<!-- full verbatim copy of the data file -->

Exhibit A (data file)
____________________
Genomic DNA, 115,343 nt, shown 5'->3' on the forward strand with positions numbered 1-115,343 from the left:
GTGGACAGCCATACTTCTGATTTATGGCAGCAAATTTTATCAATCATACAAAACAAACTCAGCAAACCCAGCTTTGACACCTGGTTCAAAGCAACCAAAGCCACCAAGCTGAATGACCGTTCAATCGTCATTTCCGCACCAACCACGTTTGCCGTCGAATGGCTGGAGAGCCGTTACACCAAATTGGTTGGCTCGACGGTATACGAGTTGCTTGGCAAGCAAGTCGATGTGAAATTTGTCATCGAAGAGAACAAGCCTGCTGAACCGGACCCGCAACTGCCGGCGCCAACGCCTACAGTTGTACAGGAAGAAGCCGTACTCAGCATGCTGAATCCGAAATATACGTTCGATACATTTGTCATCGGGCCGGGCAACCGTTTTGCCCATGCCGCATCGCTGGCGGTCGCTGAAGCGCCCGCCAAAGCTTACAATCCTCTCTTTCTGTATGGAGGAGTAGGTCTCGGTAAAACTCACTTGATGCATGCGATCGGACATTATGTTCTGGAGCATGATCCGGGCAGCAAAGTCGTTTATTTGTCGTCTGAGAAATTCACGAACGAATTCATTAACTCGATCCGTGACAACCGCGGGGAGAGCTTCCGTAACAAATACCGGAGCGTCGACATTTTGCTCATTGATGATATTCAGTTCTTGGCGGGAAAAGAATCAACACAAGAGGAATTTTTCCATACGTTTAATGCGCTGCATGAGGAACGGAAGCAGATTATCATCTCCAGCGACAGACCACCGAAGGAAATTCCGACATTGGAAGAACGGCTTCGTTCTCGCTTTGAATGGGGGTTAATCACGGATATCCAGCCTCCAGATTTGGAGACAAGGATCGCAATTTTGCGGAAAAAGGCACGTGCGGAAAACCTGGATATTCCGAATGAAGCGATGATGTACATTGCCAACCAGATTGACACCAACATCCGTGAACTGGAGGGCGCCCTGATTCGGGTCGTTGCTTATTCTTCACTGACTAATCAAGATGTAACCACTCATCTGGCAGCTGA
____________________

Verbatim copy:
Genomic DNA, 115,343 nt, shown 5'->3' on the forward strand with positions numbered 1-115,343 from the left:
GTGGACAGCCATACTTCTGATTTATGGCAGCAAATTTTATCAATCATACAAAACAAACTCAGCAAACCCAGCTTTGACACCTGGTTCAAAGCAACCAAAGCCACCAAGCTGAATGACCGTTCAATCGTCATTTCCGCACCAACCACGTTTGCCGTCGAATGGCTGGAGAGCCGTTACACCAAATTGGTTGGCTCGACGGTATACGAGTTGCTTGGCAAGCAAGTCGATGTGAAATTTGTCATCGAAGAGAACAAGCCTGCTGAACCGGACCCGCAACTGCCGGCGCCAACGCCTACAGTTGTACAGGAAGAAGCCGTACTCAGCATGCTGAATCCGAAATATACGTTCGATACATTTGTCATCGGGCCGGGCAACCGTTTTGCCCATGCCGCATCGCTGGCGGTCGCTGAAGCGCCCGCCAAAGCTTACAATCCTCTCTTTCTGTATGGAGGAGTAGGTCTCGGTAAAACTCACTTGATGCATGCGATCGGACATTATGTTCTGGAGCATGATCCGGGCAGCAAAGTCGTTTATTTGTCGTCTGAGAAATTCACGAACGAATTCATTAACTCGATCCGTGACAACCGCGGGGAGAGCTTCCGTAACAAATACCGGAGCGTCGACATTTTGCTCATTGATGATATTCAGTTCTTGGCGGGAAAAGAATCAACACAAGAGGAATTTTTCCATACGTTTAATGCGCTGCATGAGGAACGGAAGCAGATTATCATCTCCAGCGACAGACCACCGAAGGAAATTCCGACATTGGAAGAACGGCTTCGTTCTCGCTTTGAATGGGGGTTAATCACGGATATCCAGCCTCCAGATTTGGAGACAAGGATCGCAATTTTGCGGAAAAAGGCACGTGCGGAAAACCTGGATATTCCGAATGAAGCGATGATGTACATTGCCAACCAGATTGACACCAACATCCGTGAACTGGAGGGCGCCCTGATTCGGGTCGTTGCTTATTCTTCACTGACTAATCAAGATGTAACCACTCATCTGGCAGCTGA